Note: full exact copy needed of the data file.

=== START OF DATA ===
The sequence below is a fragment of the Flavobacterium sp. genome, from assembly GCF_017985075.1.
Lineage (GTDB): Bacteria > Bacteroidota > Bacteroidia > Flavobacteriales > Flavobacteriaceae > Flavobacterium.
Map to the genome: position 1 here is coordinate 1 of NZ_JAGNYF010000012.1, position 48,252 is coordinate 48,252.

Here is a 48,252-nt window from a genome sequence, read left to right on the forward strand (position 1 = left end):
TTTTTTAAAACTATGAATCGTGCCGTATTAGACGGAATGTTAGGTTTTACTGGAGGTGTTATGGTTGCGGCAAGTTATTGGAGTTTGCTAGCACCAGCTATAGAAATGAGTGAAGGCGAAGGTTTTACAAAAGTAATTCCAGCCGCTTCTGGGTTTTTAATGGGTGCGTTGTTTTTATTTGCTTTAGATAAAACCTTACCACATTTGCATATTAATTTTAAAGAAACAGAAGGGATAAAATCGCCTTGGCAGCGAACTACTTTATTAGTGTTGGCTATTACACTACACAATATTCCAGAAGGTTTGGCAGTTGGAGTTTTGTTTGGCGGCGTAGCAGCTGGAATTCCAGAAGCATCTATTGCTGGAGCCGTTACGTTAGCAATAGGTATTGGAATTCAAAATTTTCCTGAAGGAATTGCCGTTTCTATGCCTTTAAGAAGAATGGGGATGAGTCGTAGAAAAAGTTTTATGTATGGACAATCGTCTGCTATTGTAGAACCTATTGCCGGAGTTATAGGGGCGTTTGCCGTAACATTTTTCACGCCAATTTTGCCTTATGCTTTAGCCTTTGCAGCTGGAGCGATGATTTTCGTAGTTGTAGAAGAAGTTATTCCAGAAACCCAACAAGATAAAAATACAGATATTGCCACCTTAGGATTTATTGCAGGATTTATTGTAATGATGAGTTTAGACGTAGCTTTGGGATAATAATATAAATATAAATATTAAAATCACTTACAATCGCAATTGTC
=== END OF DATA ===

The sequence below is a fragment of the Flavobacterium sp. genome, from assembly GCF_017985075.1.
Lineage (GTDB): Bacteria > Bacteroidota > Bacteroidia > Flavobacteriales > Flavobacteriaceae > Flavobacterium.
Map to the genome: position 1 here is coordinate 1 of NZ_JAGNYF010000012.1, position 48,252 is coordinate 48,252.

Here is a 48,252-nt window from a genome sequence, read left to right on the forward strand (position 1 = left end):
TTTTTTAAAACTATGAATCGTGCCGTATTAGACGGAATGTTAGGTTTTACTGGAGGTGTTATGGTTGCGGCAAGTTATTGGAGTTTGCTAGCACCAGCTATAGAAATGAGTGAAGGCGAAGGTTTTACAAAAGTAATTCCAGCCGCTTCTGGGTTTTTAATGGGTGCGTTGTTTTTATTTGCTTTAGATAAAACCTTACCACATTTGCATATTAATTTTAAAGAAACAGAAGGGATAAAATCGCCTTGGCAGCGAACTACTTTATTAGTGTTGGCTATTACACTACACAATATTCCAGAAGGTTTGGCAGTTGGAGTTTTGTTTGGCGGCGTAGCAGCTGGAATTCCAGAAGCATCTATTGCTGGAGCCGTTACGTTAGCAATAGGTATTGGAATTCAAAATTTTCCTGAAGGAATTGCCGTTTCTATGCCTTTAAGAAGAATGGGGATGAGTCGTAGAAAAAGTTTTATGTATGGACAATCGTCTGCTATTGTAGAACCTATTGCCGGAGTTATAGGGGCGTTTGCCGTAACATTTTTCACGCCAATTTTGCCTTATGCTTTAGCCTTTGCAGCTGGAGCGATGATTTTCGTAGTTGTAGAAGAAGTTATTCCAGAAACCCAACAAGATAAAAATACAGATATTGCCACCTTAGGATTTATTGCAGGATTTATTGTAATGATGAGTTTAGACGTAGCTTTGGGATAATAATATAAATATAAATATTAAAATCACTTACAATCGCAATTGTC